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inexpensive coax tester

Posted By: jkraft

inexpensive coax tester - 05/10/08 02:16 AM

Can anyone direct me to an inexpensive coax/video tester. I'm looking to cut into an existing coax in an attic with a splitter and don't know which end will be the feed. Hate to carry a TV up there with me.

TIA,

Joe
Posted By: sparkyinak

Re: inexpensive coax tester - 05/10/08 06:00 AM

can you ring it out with a ohm meter?
Posted By: ameterguy

Re: inexpensive coax tester - 05/10/08 05:35 PM

If possible open up the coax at a connector before the attic & clip the shield and center connector together. Once you are in the attic, you can find determine which end of the cut cable of shorted with a ohm meter.
Posted By: EV607797

Re: inexpensive coax tester - 05/11/08 12:26 AM

Home Depot sells a relatively inexpensive tone/trace unit for about $50.00 that is made by Ideal. It's not very sophisticated, but is generally intended for just the kind of simple stuff you are looking to do.
Posted By: Trumpy

Re: inexpensive coax tester - 05/11/08 12:40 AM

A 1.5V penlite cell and an LED would do the same thing.
Posted By: cableguy619

Re: inexpensive coax tester - 05/12/08 01:27 AM

As a cable technician, I recommend/request the following: DO NOT PUT THE SPLITTER IN THE ATTIC!!!!!!!!!! Run the new line back to the existing splitter, and either use an unused port on that splitter, or add another splitter to the existing one.
Posted By: Theelectrikid

Re: inexpensive coax tester - 05/12/08 02:46 AM

Originally Posted by cableguy619
As a cable technician, I recommend/request the following: DO NOT PUT THE SPLITTER IN THE ATTIC!!!!!!!!!! Run the new line back to the existing splitter, and either use an unused port on that splitter, or add another splitter to the existing one.


With my dad being a cable guy, I gotta agree. Run it to the source, don't tap off.

Ian A.
Posted By: dougwells

Re: inexpensive coax tester - 05/12/08 07:06 AM

these are like 15.00

[Linked Image]
Posted By: SteveFehr

Re: inexpensive coax tester - 05/12/08 11:06 AM

I did an analysis of the CATV system in my home when I first got HDTV, and was astonished to discover I was splitting my signal down to about 2% of the original signal at the box. All the splits really add up...

5-way splitter at the drop- 4 ea to 4 TVs in the old house, 5th to another 4-way splitter in the addition. And then that goes to a 2-way splitter to feed the DVR and TV inputs. The DVR then has an internal 2-way splitter for the dual tuners.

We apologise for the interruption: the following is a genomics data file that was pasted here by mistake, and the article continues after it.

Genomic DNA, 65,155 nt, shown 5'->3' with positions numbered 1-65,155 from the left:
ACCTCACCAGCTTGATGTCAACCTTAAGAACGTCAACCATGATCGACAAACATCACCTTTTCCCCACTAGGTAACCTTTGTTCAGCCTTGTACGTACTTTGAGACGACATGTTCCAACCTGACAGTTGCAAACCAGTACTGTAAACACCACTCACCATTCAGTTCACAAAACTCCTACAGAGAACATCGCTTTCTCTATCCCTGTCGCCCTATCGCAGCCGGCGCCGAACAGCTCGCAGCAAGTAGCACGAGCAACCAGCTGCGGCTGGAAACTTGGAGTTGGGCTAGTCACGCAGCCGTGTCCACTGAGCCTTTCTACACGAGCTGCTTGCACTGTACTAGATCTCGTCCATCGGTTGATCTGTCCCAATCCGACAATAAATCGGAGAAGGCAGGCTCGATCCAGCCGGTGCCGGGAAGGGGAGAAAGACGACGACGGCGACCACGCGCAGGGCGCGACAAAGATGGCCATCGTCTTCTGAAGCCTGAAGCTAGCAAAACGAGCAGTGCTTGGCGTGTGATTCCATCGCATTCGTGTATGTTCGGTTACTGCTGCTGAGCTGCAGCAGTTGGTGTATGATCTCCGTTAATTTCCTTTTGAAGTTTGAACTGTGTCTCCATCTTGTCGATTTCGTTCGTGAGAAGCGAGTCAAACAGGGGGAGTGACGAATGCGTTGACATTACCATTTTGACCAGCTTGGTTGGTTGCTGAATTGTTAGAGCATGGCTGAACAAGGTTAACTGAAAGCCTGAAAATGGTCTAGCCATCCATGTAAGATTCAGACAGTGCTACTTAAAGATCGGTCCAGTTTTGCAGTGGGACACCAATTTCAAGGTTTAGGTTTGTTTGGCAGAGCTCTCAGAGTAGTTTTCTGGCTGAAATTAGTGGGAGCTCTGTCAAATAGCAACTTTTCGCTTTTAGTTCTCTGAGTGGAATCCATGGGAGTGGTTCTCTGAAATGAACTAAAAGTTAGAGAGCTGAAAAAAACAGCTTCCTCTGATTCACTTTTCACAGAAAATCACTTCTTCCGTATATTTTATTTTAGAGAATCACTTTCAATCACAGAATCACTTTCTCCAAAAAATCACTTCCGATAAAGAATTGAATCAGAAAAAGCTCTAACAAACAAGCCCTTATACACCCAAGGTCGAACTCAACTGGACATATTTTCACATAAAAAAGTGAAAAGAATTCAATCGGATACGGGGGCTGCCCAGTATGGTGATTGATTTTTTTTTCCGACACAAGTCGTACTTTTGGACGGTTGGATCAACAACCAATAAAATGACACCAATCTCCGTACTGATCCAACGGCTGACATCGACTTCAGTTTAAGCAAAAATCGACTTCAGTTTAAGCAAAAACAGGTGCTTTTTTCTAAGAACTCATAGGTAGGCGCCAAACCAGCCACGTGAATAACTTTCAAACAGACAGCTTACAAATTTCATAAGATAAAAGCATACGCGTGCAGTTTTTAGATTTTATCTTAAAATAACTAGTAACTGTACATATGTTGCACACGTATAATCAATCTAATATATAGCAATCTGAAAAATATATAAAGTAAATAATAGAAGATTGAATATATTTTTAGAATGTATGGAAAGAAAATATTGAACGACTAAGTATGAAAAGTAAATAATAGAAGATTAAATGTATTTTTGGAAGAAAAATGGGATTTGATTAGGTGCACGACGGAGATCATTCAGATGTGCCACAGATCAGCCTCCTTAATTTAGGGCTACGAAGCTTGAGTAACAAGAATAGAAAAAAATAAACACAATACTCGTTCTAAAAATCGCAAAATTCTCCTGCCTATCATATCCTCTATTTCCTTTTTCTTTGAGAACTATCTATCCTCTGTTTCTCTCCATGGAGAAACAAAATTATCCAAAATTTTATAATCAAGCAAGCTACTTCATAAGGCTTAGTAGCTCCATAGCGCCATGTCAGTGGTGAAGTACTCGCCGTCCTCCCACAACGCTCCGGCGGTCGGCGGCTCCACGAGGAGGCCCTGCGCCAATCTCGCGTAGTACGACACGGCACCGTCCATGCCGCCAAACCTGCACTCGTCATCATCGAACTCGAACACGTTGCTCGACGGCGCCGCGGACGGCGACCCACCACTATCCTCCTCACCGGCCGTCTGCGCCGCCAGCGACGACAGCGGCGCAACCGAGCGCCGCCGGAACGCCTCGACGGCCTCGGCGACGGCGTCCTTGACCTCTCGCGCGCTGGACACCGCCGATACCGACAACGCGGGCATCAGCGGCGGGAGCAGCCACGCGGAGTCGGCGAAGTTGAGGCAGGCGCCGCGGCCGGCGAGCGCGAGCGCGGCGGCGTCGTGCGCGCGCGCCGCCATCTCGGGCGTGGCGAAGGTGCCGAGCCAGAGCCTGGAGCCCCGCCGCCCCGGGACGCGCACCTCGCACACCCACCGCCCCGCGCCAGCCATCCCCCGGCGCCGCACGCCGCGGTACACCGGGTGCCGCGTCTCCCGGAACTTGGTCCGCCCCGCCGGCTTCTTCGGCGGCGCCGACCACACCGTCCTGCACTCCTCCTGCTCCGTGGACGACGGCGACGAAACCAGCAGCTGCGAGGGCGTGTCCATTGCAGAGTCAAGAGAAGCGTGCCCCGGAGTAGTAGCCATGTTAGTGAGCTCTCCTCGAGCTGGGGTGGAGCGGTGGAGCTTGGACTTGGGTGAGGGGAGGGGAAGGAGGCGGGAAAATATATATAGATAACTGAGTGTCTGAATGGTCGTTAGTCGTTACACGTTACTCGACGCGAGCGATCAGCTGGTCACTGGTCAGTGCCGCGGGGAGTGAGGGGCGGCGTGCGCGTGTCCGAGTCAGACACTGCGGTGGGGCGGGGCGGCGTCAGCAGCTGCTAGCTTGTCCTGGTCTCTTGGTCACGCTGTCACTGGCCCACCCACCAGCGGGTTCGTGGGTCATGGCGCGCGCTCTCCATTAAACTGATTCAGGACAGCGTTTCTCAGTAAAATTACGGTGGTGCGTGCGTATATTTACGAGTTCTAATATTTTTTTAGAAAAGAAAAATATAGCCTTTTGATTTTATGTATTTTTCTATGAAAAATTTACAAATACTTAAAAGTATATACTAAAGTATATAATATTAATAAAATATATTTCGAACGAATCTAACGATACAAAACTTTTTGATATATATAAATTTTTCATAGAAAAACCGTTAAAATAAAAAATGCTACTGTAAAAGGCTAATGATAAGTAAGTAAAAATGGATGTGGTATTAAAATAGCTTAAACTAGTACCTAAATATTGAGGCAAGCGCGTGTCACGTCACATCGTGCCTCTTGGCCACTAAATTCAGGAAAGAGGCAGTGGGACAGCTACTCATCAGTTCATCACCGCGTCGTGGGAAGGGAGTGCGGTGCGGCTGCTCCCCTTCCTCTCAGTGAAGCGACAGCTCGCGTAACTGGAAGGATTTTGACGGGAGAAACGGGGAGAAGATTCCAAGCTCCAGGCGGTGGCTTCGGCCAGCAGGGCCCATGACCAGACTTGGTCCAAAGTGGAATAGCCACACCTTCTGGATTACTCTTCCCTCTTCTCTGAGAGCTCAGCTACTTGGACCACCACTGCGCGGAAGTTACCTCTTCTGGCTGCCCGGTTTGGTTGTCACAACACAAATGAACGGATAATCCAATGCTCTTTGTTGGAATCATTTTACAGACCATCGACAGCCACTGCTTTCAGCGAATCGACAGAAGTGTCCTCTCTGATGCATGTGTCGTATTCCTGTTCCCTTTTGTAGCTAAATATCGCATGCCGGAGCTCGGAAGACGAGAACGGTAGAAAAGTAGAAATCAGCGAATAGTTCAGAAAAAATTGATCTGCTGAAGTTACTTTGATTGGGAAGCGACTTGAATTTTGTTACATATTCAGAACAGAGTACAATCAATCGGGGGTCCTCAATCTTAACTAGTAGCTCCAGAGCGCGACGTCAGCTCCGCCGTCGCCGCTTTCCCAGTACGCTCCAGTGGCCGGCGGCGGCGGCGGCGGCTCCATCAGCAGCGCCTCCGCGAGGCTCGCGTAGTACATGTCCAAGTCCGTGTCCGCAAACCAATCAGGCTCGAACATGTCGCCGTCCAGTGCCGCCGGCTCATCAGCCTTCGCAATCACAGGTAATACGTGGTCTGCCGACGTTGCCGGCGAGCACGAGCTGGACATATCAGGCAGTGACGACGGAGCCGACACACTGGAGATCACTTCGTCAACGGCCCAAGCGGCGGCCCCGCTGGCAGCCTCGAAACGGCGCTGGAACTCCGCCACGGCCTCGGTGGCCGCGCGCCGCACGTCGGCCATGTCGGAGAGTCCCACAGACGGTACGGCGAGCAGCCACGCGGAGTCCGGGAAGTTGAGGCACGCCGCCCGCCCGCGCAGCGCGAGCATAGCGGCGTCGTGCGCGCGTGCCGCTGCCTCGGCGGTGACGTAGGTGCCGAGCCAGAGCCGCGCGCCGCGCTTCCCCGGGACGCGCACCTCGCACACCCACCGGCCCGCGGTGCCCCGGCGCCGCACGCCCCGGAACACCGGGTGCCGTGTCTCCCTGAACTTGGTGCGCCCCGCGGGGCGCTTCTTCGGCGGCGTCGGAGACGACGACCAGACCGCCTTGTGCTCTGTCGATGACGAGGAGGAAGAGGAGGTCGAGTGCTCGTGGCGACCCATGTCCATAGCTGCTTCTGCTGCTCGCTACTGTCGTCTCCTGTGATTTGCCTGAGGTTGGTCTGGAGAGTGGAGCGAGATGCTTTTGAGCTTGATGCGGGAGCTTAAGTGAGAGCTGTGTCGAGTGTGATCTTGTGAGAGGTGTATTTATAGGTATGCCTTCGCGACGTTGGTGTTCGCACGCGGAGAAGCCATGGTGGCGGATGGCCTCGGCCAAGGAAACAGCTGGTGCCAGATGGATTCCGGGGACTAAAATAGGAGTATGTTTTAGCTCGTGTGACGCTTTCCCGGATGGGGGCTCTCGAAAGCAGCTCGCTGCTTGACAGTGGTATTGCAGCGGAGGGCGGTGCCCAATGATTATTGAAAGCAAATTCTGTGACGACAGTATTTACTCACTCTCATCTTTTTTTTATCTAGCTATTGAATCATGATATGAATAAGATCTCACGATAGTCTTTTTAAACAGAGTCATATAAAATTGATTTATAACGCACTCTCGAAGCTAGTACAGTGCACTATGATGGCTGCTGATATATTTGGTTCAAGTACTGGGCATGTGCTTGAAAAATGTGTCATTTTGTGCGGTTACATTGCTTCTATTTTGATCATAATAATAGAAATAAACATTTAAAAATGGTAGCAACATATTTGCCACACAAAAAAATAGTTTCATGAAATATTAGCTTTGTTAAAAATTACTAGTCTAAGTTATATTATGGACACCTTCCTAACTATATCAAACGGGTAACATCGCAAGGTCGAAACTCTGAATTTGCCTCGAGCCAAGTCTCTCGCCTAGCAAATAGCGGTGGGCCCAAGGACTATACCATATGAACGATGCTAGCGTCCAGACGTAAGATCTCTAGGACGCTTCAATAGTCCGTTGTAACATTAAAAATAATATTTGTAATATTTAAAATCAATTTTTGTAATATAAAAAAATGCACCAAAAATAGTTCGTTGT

20% x 25% x 50% x 50% = 1.25% per tuner in the DVR, both of which had crappy signals and a horrible picture that would constantly break up on several channels and never work at all on a few others. What it DID have, though, was an excellent signal meter! I added a 15dB amp, which increased signal strength, but didn't solve the problem, which was never signal strength (despite the losses), but signal-to-noise ratio- and the noise remained. I troubleshot all the connections and other lines, but the difference was negligible. (Even when disconnected from cable, I was getting a clear picture of several channels on my one TV- there was just that much EMI bouncing around.) The additional grounding point the amp offered is what finally fixed my TV- Grounded the amp, and BAM, every analog TV in the house cleared up considerably, and errors dropped to 0 at the DVR. Problem solved! My analog TV pictures are still quite lousy, though. I blame my neighbors, gotta be their fault, probably using a coat hanger instead of RG6 or something.

So... ah... don't mind the haters, just use a splitter in the attic wink
Posted By: jkraft

Re: inexpensive coax tester - 05/13/08 02:18 AM

Originally Posted by dougwells
these are like 15.00

[Linked Image]


So what is it and where do I get one?
Posted By: jkraft

Re: inexpensive coax tester - 05/13/08 02:19 AM

Originally Posted by cableguy619
As a cable technician, I recommend/request the following: DO NOT PUT THE SPLITTER IN THE ATTIC!!!!!!!!!! Run the new line back to the existing splitter, and either use an unused port on that splitter, or add another splitter to the existing one.


Sorry, I'll try and do that next time, job's already drywalled and can't fish down now.
Posted By: dougwells

Re: inexpensive coax tester - 05/13/08 04:45 AM

http://www.hollandelectronics.com/newproducts.html

http://cgi.ebay.com/POCKET-TONER-RI...803QQssPageNameZWDVWQQrdZ1QQcmdZViewItem
Posted By: hbiss

Re: inexpensive coax tester - 05/13/08 11:35 PM

Wow! A little off topic but I just saw this in that last link. About time they came out with something like this. http://www.hollandelectronics.com/catalog/catalog.php?product_id=Dark-Meter-System

I would recommend it to all of you guys who install coax. No need to wait for the cable or sat company to provide service and uncover your mistakes. Check each cable run or an entire system and know that your work is good before the house is sold.

-Hal
Posted By: pauluk

Re: inexpensive coax tester - 05/14/08 07:47 PM

I know most people reading the thread are probably aware of this, but just in case anyone isn't.....

When it comes to clipping center and shield together to trace a cable with an ohmmeter or other simple continuity tester, remember that cables which run to an antenna may show a DC short under normal conditions anyway. A folded dipole on a regular Yagi array, for example, will do so. It might look like a dead short to DC, but it isn't at RF!

And a little off-topic I know, but when it comes to simple DC continuity tests, I wonder how many other U.K. readers still have one of the old dark green Hosiden Besson "Bleeptest" units, as were standard GPO issue for many years?


Posted By: hbiss

Re: inexpensive coax tester - 05/14/08 09:20 PM

On that note keep in mind that most splitter ports are a dead short to DC. Also a staple through a cable is going to be a short also.